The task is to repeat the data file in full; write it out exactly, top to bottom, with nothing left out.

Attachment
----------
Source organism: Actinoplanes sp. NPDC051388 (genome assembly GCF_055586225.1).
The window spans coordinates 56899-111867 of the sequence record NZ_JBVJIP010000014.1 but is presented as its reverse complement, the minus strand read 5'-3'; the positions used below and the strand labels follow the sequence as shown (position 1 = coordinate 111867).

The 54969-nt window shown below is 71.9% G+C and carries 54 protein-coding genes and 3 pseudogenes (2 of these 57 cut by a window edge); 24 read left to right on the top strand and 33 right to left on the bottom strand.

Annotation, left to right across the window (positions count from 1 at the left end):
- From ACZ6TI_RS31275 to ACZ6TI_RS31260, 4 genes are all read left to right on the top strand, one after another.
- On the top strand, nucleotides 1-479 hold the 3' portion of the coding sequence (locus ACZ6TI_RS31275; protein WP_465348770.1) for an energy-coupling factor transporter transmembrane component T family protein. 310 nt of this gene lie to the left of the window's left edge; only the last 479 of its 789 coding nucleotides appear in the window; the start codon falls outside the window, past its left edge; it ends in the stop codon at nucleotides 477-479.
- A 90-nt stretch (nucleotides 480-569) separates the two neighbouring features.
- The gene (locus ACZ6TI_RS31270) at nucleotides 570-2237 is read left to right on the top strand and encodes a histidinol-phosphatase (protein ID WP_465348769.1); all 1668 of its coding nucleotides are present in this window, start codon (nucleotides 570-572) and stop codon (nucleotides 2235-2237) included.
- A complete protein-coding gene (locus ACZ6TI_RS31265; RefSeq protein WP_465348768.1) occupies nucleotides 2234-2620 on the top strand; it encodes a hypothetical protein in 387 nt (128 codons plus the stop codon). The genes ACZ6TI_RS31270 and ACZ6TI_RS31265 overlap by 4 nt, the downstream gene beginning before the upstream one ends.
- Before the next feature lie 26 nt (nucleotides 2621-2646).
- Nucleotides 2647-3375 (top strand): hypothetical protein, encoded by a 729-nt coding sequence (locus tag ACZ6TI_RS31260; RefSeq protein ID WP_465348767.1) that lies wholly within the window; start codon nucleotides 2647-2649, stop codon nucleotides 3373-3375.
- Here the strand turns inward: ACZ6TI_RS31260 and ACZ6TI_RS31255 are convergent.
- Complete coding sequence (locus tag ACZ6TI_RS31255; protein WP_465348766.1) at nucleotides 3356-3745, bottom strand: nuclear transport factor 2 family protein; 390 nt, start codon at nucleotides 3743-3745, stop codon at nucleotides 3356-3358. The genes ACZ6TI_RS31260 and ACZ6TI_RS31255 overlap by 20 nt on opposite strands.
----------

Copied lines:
Source organism: Actinoplanes sp. NPDC051388 (genome assembly GCF_055586225.1).
The window spans coordinates 56899-111867 of the sequence record NZ_JBVJIP010000014.1 but is presented as its reverse complement, the minus strand read 5'-3'; the positions used below and the strand labels follow the sequence as shown (position 1 = coordinate 111867).

The 54969-nt window shown below is 71.9% G+C and carries 54 protein-coding genes and 3 pseudogenes (2 of these 57 cut by a window edge); 24 read left to right on the top strand and 33 right to left on the bottom strand.

Annotation, left to right across the window (positions count from 1 at the left end):
- From ACZ6TI_RS31275 to ACZ6TI_RS31260, 4 genes are all read left to right on the top strand, one after another.
- On the top strand, nucleotides 1-479 hold the 3' portion of the coding sequence (locus ACZ6TI_RS31275; protein WP_465348770.1) for an energy-coupling factor transporter transmembrane component T family protein. 310 nt of this gene lie to the left of the window's left edge; only the last 479 of its 789 coding nucleotides appear in the window; the start codon falls outside the window, past its left edge; it ends in the stop codon at nucleotides 477-479.
- A 90-nt stretch (nucleotides 480-569) separates the two neighbouring features.
- The gene (locus ACZ6TI_RS31270) at nucleotides 570-2237 is read left to right on the top strand and encodes a histidinol-phosphatase (protein ID WP_465348769.1); all 1668 of its coding nucleotides are present in this window, start codon (nucleotides 570-572) and stop codon (nucleotides 2235-2237) included.
- A complete protein-coding gene (locus ACZ6TI_RS31265; RefSeq protein WP_465348768.1) occupies nucleotides 2234-2620 on the top strand; it encodes a hypothetical protein in 387 nt (128 codons plus the stop codon). The genes ACZ6TI_RS31270 and ACZ6TI_RS31265 overlap by 4 nt, the downstream gene beginning before the upstream one ends.
- Before the next feature lie 26 nt (nucleotides 2621-2646).
- Nucleotides 2647-3375 (top strand): hypothetical protein, encoded by a 729-nt coding sequence (locus tag ACZ6TI_RS31260; RefSeq protein ID WP_465348767.1) that lies wholly within the window; start codon nucleotides 2647-2649, stop codon nucleotides 3373-3375.
- Here the strand turns inward: ACZ6TI_RS31260 and ACZ6TI_RS31255 are convergent.
- Complete coding sequence (locus tag ACZ6TI_RS31255; protein WP_465348766.1) at nucleotides 3356-3745, bottom strand: nuclear transport factor 2 family protein; 390 nt, start codon at nucleotides 3743-3745, stop codon at nucleotides 3356-3358. The genes ACZ6TI_RS31260 and ACZ6TI_RS31255 overlap by 20 nt on opposite strands.